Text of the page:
Sleep Deprivation Is Affecting Nighttime Cleaners
What do office cleaning staff, firefighters, police officers, doctors, nurses, paramedics and factory workers have in common? They all are at risk for shift-work sleep disorder.
Someone who works at night or often rotates shifts may share that risk. Working that type of schedule can keep staff from getting the regular sleep that most daytime workers take for granted, according to reports from Joy Online.
The reality is that 63 percent of Americans have reported that their sleep needs aren’t met during the week. And according to EHSToday, sleep deprivation can cause decreased productivity, accidents, incidents and mistakes which can cost companies billions of dollars each year.
Managers can watch for effects of sleep deprivation by looking for:
• Decreased communication
• Productivity deterioration
• Easily distracted
• Driving impairments
• Increased errors or mistakes on the job
• Poor memory
• Poor mood or inappropriate behavior
To prevent these side effects, psychologists are trying to gain a better understanding of how night and shift work will affect cognitive performance and which strategies could keep shift workers and the public safer. Some experts are suggesting managers teach healthy sleep practices as part of their occupational training programs.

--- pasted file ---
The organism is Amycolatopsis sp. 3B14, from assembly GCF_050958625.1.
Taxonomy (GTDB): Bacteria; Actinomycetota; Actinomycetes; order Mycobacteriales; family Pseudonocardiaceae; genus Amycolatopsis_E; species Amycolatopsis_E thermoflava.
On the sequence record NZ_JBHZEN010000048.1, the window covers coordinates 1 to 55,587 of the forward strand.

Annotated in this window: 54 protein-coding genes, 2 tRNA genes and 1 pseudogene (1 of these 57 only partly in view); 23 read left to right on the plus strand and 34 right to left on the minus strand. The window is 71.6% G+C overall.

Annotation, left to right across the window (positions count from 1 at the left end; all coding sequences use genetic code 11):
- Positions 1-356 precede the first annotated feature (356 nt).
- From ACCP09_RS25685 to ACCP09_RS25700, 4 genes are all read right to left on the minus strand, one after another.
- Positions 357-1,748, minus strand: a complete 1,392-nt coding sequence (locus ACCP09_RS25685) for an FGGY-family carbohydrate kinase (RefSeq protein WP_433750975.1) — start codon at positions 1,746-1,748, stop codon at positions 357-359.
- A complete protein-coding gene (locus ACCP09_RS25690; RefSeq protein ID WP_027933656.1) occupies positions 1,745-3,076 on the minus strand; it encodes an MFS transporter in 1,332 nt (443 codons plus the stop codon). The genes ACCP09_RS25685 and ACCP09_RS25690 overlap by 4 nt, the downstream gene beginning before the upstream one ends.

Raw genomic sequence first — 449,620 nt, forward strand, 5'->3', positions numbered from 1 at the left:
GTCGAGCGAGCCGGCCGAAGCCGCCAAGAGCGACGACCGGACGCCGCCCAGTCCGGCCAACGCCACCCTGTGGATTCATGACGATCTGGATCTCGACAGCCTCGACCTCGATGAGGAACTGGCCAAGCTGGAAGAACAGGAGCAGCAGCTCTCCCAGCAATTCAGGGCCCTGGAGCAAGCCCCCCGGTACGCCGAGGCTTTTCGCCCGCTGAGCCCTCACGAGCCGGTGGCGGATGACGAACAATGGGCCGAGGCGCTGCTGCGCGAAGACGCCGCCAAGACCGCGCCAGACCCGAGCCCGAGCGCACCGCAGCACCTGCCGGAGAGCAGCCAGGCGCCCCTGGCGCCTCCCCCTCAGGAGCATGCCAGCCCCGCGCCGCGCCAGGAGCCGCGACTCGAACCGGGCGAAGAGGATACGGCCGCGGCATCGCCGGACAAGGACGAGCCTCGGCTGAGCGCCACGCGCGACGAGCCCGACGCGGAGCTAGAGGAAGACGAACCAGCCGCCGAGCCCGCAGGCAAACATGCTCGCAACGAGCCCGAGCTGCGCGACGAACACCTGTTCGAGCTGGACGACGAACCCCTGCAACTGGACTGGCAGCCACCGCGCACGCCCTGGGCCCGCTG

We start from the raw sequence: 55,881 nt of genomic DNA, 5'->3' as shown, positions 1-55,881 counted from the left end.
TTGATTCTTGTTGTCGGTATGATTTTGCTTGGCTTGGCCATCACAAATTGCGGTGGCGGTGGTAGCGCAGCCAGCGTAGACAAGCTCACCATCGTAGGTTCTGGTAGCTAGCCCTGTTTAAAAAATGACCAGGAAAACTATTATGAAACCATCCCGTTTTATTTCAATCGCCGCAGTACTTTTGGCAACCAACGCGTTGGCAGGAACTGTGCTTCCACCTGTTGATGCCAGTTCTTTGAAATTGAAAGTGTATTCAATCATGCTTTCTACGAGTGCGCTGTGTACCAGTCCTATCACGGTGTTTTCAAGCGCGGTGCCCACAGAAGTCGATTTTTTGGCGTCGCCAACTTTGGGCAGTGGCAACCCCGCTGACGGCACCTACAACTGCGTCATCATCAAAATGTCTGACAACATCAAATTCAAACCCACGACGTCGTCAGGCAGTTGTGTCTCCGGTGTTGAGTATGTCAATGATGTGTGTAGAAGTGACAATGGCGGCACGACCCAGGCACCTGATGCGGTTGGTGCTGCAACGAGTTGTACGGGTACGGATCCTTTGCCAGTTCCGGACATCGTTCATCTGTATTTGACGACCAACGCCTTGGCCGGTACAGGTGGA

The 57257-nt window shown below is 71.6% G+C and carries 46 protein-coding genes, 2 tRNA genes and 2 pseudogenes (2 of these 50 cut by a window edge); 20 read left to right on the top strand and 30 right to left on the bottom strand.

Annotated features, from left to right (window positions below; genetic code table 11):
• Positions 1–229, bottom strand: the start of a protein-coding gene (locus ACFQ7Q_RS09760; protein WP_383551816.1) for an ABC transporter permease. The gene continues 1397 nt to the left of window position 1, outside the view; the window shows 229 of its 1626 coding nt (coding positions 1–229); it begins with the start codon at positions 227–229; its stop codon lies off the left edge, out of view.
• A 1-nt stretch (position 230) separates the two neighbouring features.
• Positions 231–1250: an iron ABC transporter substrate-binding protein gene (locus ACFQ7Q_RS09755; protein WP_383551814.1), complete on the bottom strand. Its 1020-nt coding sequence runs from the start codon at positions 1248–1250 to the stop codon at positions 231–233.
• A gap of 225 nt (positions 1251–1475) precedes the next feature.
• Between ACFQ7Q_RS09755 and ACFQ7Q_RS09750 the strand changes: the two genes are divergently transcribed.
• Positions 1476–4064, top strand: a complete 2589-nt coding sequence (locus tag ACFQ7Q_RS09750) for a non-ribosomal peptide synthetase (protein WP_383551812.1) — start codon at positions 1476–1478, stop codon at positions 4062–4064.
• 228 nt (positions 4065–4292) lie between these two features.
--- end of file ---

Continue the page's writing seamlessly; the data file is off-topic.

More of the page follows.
Our bodies and brains evolved to relax and cool down after dark and to spring back into action come morning, say Joy Online reports. People who work the night shift must combat their bodies’ natural rest period while trying to remain alert and high functioning, regardless of how much sleep a person gets during the daytime.
Some survival tactics include:
• Respecting your daytime sleep and insist that others respect it too
• Developing rituals that mark the distinction between “night” and “day”
• Drink water and eat real food
• Wear dark glasses home and invest in cut-out curtains or an eye mask
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